In this example the members 26 and 28 are made from alloy steel tubing such as 4130 with a maximum content of:
Carbon 0.35%, manganese 1.4%, silicon 0.3%, sulfur 0.05% and phosphorus 0.04%.
The members are heat treated and stress relieved before final machining in this preferred example. The inner portions of the members are cooled in dry ice and acetone or the pipe ends are heated to 150° C. to fit the pipes over the inner portions of the connection members during assembly.
As seen best in FIG. 2, the end portions 46 and 56 of the pipe members have a plurality of slots 60 and 62 respectively. These are identical so only slots 60 are described in detail. Slots 60 have open ends 64 adjacent the outer portion 34 of connection member 26. The slots are elongated in the axial direction of pipe 16 and taper towards rounded inner ends 66 thereof, identified only for the center slot 60 as shown in FIG. 2. In this example there are nine slots circumferentially spaced-apart about pipe member 17 by a plurality of finger-like projections 68. The projections taper towards outer portion 34 of connection member 26.
As described above, the portion of pipe member 17 adjacent end 48 overlaps inner portion 38 of connection member 26. Welds 70, identified only for the center slot 60 in FIG. 2, secure the pipe member 17 to the connection member 26. The welds extend along the slots and are generally aligned with the axial direction of pipe 16 apart from the short connecting portions about inner ends 66 of the slots.
The end portions of the pipe members and the connection members are preferably pre-heated to a minimum 150° C. according to the conventional procedures for welding alloy steel. The welds 70 are a minimum 1/4" in this preferred example and either E7018 low hydrogen rods or flux core wire is employed in welding. The welds are preferably flame stress relieved. Welds 72 are idential to welds 70 and therefore aren't described in detail.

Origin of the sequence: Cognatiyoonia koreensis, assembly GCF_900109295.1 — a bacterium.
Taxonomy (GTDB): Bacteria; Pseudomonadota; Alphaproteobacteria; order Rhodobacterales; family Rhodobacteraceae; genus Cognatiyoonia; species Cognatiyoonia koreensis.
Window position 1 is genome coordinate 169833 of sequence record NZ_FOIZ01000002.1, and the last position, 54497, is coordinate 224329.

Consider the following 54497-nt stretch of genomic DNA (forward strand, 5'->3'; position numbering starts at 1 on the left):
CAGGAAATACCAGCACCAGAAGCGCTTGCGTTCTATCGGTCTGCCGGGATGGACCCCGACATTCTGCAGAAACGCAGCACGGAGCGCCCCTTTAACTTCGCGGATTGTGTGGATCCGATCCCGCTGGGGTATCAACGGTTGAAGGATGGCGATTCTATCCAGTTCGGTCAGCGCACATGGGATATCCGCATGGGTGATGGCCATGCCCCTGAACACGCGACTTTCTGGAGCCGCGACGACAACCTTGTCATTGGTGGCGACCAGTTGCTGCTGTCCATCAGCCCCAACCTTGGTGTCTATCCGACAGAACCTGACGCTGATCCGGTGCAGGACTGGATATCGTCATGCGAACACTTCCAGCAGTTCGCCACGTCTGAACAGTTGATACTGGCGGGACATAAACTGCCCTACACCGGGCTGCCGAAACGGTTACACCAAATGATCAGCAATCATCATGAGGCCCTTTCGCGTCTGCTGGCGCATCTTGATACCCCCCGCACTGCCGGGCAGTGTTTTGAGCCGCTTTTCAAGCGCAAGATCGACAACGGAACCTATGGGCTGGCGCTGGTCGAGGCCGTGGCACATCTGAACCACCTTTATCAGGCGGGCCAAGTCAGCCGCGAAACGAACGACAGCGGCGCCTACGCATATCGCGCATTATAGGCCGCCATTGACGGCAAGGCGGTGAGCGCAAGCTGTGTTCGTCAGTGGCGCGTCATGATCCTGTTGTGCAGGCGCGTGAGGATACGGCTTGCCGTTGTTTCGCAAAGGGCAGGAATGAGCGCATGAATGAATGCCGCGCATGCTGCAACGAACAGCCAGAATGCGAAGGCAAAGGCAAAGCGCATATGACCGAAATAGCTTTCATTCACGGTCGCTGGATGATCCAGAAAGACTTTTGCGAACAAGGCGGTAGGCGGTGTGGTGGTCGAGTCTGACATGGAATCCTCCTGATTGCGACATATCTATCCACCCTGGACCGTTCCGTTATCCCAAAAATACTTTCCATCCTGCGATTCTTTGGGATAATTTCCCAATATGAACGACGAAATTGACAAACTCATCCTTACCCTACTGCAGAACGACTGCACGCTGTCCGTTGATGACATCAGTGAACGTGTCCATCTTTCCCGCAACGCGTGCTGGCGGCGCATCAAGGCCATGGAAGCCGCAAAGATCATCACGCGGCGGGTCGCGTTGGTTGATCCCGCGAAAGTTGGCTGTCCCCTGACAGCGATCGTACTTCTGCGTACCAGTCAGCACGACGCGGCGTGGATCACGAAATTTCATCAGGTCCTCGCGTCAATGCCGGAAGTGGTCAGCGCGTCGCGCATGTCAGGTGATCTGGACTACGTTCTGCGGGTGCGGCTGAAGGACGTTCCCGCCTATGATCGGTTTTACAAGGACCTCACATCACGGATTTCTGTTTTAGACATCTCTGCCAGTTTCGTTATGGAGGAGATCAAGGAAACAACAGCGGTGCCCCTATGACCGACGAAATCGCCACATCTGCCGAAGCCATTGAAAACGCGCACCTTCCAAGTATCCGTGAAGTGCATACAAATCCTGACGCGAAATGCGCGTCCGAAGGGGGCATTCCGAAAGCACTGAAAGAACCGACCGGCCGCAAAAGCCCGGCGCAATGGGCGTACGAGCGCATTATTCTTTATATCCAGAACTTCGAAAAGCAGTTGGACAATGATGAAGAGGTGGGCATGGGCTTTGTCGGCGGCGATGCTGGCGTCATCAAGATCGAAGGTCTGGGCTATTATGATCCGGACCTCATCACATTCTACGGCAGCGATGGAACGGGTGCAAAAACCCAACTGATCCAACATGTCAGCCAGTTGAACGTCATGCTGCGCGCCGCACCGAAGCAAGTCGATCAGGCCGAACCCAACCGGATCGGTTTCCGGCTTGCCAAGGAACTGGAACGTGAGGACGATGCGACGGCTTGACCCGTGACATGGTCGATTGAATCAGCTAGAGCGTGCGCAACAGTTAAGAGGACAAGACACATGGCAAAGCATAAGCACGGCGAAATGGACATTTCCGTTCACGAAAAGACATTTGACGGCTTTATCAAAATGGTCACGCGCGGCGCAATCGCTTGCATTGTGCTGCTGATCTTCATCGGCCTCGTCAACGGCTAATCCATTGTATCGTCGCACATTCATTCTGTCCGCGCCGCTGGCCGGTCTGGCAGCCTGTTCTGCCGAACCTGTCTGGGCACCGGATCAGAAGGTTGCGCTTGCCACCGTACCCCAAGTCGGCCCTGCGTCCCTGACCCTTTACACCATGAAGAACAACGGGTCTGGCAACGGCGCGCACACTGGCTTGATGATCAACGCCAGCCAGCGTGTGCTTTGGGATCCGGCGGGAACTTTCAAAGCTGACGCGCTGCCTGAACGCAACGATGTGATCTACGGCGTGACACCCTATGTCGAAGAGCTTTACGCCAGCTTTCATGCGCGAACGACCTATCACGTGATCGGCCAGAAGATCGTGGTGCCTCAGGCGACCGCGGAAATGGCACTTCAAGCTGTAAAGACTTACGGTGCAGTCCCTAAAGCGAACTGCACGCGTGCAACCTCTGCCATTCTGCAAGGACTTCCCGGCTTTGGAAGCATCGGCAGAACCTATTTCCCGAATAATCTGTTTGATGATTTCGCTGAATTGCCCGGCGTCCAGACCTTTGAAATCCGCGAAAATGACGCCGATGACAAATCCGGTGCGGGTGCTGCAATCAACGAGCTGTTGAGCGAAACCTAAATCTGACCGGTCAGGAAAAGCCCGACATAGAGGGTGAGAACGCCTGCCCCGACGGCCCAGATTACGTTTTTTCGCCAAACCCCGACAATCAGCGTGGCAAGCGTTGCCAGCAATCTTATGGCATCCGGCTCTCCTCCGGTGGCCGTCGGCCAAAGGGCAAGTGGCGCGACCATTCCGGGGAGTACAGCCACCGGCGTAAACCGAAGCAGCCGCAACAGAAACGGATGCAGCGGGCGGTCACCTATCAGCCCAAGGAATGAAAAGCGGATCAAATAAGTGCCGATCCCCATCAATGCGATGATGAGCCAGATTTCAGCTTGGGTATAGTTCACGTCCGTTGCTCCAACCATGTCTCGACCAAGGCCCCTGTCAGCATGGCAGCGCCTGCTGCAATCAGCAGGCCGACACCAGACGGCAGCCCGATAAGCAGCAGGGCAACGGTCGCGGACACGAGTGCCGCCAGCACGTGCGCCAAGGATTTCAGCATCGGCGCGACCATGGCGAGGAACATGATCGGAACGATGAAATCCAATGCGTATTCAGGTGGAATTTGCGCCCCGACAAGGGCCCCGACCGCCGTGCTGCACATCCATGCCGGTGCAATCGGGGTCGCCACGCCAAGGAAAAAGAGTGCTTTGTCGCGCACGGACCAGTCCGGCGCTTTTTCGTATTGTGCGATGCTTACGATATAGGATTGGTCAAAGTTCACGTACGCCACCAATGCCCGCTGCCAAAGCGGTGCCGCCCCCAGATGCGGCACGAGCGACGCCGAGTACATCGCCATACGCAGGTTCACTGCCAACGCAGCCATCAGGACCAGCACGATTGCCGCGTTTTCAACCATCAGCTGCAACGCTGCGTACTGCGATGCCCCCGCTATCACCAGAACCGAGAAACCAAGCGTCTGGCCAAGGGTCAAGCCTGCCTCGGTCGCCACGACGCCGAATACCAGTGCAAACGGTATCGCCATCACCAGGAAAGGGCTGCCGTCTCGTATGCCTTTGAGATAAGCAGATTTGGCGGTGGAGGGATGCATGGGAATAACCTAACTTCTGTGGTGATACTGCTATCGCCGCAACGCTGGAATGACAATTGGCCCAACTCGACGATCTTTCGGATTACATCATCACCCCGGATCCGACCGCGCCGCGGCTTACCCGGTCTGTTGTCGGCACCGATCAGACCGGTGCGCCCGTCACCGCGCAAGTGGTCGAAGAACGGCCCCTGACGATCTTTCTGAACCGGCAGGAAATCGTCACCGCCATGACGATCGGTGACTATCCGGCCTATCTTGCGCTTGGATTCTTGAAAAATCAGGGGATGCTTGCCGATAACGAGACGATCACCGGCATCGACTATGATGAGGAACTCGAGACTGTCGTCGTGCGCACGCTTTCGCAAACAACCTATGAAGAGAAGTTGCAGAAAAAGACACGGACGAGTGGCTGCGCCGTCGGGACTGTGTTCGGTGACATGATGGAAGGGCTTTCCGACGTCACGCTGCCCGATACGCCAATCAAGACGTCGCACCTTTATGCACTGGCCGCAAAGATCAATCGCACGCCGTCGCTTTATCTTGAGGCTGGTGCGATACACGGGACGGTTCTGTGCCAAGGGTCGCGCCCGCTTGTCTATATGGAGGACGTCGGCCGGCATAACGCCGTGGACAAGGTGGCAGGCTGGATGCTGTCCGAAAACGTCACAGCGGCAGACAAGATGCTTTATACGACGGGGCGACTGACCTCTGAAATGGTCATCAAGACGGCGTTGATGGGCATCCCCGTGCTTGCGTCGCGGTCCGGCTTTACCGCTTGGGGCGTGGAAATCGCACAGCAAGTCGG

In this embodiment there are also circumferential welds 74 between the end of pipe member 17 and outer portion 34 of connection member 26. These connect the welds 70 together. Similar circumferential welds 76 secure pipe member 17.1 to connection member 28.
The description above and the drawings are by way of example only. The invention includes modifications within the scope of the following claims.
By way of example, the pipe members could fit within the connection members. In that case the slots would be in the connection members.
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|U.S. Classification||175/320, 285/288.2, 285/330|
|International Classification||E21B17/042, E21B17/04, E21B7/24|
|Cooperative Classification||E21B7/24, E21B17/04, E21B17/042|
|European Classification||E21B7/24, E21B17/042, E21B17/04|
|Sep 19, 1995||REMI||Maintenance fee reminder mailed|
|Dec 5, 1995||SULP||Surcharge for late payment|
|Dec 5, 1995||FPAY||Fee payment|
Year of fee payment: 4
|Sep 7, 1999||REMI||Maintenance fee reminder mailed|
|Jan 6, 2000||SULP||Surcharge for late payment|
|Jan 6, 2000||FPAY||Fee payment|
Year of fee payment: 8
|Jul 4, 2003||FPAY||Fee payment|
Year of fee payment: 12